2000's

What impact does the media have on public perception of crime? On August 29, 2005, Hurricane Katrina struck New Orleans, Louisiana. Thousands of people, many of whom could not afford to evacuate the area before the storm, found themselves without food,... On August 29, 2005, Hurricane Katrina struck New Orleans, Louisiana. Thousands of people, many of whom could not afford to evacuate the area before the storm, found themselves without food, water, or shelter. It soon became apparent that the overwhelming majority of those displaced were African Americans. Many watched their television screens as New Orleans residents convened in the Superdome in hopes of refuge and as the dead bodies of men, women, and children floated alongside those seeking shelter. After days of seemingly little to no progress, many Americans began to acknowledge what many feared.: that once again race and class affected the care and resources afforded to the victims; that because the majority of residents were poor and black, the country had all but forgotten about their plight and disregarded their suffering. The people of New Orleans quickly realized that they were on their own and began to do what they could to survive, including getting food, medicine, and other much-needed supplies from abandoned stores and homes. What some saw as basic means of survival, the media reported as looting, thievery, and criminal behavior. Once again, African Americans were villainized and misrepresented by mainstream media’s biased reporting and failure to tell the complete story.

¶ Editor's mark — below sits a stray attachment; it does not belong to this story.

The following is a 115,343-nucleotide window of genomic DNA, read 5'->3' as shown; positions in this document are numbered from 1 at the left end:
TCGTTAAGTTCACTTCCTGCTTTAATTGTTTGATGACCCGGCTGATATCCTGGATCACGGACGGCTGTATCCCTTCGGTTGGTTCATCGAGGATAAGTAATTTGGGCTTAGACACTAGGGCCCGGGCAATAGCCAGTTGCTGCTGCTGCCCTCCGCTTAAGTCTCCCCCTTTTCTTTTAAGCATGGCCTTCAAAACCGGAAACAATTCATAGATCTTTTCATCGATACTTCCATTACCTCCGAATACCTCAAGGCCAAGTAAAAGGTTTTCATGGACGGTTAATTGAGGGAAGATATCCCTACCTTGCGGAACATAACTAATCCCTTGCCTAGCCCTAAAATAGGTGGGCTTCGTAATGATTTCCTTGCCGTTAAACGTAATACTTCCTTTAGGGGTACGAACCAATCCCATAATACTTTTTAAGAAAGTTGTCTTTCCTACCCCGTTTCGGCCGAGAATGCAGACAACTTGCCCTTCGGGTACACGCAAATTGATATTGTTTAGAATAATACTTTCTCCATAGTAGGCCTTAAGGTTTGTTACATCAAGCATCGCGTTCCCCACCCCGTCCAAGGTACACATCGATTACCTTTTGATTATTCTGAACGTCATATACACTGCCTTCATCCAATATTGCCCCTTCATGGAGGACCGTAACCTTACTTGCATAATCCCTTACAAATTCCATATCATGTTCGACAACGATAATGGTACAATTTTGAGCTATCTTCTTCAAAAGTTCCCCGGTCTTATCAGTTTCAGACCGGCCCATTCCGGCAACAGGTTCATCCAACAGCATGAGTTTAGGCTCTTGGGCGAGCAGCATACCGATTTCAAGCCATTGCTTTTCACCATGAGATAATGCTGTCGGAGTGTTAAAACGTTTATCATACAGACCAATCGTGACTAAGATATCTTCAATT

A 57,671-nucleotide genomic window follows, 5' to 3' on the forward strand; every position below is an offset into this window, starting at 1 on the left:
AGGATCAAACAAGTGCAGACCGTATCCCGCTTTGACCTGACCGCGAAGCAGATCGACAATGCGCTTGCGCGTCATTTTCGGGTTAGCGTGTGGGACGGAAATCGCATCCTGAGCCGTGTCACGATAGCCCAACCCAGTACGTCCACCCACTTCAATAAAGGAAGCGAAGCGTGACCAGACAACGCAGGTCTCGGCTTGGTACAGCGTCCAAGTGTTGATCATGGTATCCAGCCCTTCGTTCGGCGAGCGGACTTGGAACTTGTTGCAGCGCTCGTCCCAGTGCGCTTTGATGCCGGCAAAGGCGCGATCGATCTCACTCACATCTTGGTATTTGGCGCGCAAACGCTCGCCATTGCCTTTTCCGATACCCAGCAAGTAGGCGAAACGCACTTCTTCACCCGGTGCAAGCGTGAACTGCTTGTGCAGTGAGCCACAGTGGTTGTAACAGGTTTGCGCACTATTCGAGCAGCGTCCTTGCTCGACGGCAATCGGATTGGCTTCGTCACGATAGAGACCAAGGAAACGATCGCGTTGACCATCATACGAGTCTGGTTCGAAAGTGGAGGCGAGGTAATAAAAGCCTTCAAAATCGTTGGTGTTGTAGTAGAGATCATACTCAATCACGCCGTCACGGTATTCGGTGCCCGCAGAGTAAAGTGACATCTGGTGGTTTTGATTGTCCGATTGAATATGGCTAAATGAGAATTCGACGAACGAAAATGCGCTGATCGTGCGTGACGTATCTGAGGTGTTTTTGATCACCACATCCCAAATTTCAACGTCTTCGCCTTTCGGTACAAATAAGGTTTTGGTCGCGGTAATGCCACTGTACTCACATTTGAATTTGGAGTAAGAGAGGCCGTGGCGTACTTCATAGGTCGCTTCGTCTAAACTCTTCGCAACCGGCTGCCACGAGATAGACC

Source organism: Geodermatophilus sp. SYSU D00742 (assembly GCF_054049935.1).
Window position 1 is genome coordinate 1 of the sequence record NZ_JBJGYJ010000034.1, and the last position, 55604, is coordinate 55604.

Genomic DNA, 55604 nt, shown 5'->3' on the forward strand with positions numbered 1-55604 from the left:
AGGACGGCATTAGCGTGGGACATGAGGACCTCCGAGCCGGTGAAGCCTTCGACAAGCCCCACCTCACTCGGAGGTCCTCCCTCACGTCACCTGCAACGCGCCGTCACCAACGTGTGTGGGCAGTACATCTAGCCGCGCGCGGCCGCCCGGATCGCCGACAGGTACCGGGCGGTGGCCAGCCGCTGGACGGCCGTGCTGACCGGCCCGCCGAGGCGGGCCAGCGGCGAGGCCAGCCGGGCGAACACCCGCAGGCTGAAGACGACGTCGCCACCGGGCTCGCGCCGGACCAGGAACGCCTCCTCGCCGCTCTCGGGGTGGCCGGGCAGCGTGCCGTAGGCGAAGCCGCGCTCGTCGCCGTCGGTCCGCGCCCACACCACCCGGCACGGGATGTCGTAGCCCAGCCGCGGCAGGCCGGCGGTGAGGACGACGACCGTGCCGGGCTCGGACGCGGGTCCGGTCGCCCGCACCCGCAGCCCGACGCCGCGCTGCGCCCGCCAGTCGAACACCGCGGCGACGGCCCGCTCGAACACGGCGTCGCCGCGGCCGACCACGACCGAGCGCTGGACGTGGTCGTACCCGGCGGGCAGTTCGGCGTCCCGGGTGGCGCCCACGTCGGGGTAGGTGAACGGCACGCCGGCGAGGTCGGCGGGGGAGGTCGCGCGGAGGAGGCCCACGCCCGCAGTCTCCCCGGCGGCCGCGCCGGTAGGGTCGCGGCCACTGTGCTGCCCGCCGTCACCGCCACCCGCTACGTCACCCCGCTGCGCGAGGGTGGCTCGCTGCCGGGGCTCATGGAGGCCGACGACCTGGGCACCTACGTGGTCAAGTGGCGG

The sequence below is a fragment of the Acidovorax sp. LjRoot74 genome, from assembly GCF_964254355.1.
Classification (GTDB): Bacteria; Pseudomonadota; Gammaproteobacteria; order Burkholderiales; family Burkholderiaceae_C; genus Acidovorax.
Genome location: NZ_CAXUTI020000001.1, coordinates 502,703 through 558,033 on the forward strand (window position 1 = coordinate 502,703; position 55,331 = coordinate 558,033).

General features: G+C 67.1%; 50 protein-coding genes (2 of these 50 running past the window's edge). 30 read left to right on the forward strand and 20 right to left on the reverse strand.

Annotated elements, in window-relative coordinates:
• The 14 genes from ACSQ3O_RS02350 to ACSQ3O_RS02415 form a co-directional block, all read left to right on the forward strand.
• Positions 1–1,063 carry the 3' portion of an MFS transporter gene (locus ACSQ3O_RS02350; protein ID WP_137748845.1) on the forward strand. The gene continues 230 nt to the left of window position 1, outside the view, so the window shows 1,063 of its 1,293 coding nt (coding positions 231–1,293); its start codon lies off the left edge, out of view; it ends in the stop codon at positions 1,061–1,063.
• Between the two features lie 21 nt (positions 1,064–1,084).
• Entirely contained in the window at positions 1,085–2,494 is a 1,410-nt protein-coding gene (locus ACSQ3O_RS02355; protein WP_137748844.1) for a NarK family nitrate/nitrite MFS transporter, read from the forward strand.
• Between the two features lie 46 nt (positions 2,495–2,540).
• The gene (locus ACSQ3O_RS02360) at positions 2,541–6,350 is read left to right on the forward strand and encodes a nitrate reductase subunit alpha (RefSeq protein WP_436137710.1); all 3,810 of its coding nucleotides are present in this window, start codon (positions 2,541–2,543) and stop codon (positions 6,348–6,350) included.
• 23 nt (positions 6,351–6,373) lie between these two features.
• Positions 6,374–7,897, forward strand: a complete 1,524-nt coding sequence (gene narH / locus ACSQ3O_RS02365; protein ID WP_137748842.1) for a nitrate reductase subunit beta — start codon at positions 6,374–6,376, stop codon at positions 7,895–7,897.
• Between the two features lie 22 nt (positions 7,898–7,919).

2008 - 2010